Wherever the source is of Tord Gustavsen’s inspiration, it must be a dark and watery place. Kicking off a major tour last week, Norway’s power-passion piano master presented his gorgeous, melancholy works against a somber backdrop of evening rain and calm seascapes, reflecting the conceptual cover art on his successful trilogy of albums released since 2003.
His fourth album, which is also the backbone of his tour repertoir, is no exception as far as the visual art goes. But it certainly sounds a whole lot different. On Restored, Returned, Gustavsen deviates from his basic jazz trio lineup, opting instead for an ensemble with saxophones, vocals and poetry added.
For an artist best known for his quiet, almost fragile pieces, his live act can be surprisingly explosive. On the tour’s opening concert, Gustavsen had positioned himself on the edge of the stage with his pianos and a mostly idle microphone. Using a Rhodes electric piano to complement his Steinway, he sometimes plays both at the same time – with his fingers and feet. Rather than reaching for the far keys, he would sometimes slide along his bench to deliver power chords from directly above. He also reached into the piano’s innards to further tweak certain tones after the piano keys have done their part.
Singer Kristin Asbjørnsen, with her raspy, Joplinesque voice and bare feet, took center stage in more than one way at the show in the Bærum Kulturhus (cultural center) outside of Oslo last week, chanting lullabyes, hymns and poems. Next, the sharp cone-shaped spotlight would frame the stork-like shape of saxophonist Tore Brunborg, a powerful voice in Norway’s post-Garbarek generation. Every now and then, actress Cecilie Jørstad would appear to recite Norwegian poems by Lars Amund Vaage.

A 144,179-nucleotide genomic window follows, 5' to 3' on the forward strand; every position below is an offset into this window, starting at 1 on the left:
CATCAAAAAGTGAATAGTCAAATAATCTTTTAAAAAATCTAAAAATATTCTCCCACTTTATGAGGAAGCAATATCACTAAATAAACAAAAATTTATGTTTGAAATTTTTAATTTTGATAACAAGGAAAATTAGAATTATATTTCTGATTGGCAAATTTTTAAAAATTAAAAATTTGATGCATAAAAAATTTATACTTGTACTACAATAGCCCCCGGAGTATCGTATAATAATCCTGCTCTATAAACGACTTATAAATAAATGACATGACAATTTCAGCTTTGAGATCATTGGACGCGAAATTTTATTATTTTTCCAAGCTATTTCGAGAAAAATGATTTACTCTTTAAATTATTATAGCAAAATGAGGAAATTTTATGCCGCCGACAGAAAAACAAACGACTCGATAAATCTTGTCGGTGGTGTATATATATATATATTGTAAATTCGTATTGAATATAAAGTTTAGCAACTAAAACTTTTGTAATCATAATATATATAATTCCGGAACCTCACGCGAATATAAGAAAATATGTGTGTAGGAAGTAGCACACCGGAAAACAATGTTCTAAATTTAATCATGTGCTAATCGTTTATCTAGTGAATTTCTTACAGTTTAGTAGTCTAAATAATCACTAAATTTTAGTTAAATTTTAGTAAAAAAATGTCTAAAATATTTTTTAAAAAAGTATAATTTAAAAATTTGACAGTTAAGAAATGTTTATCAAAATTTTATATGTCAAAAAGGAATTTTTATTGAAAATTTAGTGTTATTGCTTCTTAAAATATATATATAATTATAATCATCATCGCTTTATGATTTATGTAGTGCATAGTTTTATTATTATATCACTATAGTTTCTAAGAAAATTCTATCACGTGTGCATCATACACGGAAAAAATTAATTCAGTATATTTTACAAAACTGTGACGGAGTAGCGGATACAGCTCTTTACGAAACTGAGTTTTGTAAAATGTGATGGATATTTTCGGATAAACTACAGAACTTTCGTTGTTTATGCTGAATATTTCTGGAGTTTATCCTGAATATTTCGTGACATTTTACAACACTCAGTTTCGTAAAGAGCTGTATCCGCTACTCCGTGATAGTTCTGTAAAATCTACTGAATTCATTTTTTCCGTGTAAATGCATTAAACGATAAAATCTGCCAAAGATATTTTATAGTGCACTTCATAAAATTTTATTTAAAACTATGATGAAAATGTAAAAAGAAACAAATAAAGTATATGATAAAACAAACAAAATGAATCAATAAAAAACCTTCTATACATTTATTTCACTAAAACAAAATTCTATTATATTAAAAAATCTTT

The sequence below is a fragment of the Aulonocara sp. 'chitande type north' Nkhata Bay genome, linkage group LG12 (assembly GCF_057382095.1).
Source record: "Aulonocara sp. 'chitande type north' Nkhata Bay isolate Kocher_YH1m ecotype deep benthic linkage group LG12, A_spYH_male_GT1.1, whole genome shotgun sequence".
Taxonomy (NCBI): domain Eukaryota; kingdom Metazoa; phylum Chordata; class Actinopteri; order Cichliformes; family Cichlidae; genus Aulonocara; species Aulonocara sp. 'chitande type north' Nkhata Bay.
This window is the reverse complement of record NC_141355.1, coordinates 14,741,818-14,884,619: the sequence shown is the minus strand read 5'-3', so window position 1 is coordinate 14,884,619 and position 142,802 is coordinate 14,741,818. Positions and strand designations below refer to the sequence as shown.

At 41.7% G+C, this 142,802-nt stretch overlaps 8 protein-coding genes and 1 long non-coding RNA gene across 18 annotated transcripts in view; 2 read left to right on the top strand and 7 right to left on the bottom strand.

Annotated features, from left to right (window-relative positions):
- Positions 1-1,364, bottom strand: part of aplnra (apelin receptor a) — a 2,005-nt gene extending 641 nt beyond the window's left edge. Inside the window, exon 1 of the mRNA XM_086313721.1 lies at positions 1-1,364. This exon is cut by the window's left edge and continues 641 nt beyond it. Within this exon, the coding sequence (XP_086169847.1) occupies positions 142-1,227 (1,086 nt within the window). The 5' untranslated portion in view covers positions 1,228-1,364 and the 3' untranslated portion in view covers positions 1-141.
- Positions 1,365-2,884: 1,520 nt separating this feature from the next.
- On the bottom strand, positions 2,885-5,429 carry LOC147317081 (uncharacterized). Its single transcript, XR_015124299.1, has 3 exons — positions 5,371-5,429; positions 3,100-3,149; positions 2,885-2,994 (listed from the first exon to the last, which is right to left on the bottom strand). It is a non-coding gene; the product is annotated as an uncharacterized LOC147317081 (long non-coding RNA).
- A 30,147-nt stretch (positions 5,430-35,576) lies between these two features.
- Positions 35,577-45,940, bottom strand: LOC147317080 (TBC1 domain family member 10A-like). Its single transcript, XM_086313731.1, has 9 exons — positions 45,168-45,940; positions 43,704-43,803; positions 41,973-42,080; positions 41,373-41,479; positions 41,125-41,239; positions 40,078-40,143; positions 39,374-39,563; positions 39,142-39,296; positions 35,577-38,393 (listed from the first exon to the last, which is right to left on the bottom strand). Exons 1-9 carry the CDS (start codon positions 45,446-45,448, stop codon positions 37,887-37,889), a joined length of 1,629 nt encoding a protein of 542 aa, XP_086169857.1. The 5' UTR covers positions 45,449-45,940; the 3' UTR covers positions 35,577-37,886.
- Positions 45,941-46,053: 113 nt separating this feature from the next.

The elaborate lineup may all be an expression of self-confidence by Gustavsen himself, whose modest appearance betrays the fact that he now is at the core of Norway’s jazz community. At 39, he is still young (as jazz musicians go) and clearly eager to take his talent to new places. In a
recent interview with NRK’s radio program Nitimen, Gustavsen described his music as exploring “the doubleness of simpleness and openness.” He also recently became a father, which may explain why some of his new songs are lullabies.
Gustavsen also pursues an academic career. He holds a university degree in psychology, and has written a master’s thesis on the psychology of improvisation.
Some critics disliked the distinct shift of Restored, Returned, with one suggesting that by making the sax and the vocals the main voices in many compositions, his own grand piano sounds less, well, grand. Most reviews have been very favorable, though, with John Bungey of Times Online calling Gustavsen “the Nordic master of less-is-more piano.”
The tour will include several venues in Norway throughout February and March. Later this spring, an international tour is planned with concerts in the US, Germany and Portugal.
Views and News from Norway/Morten Møst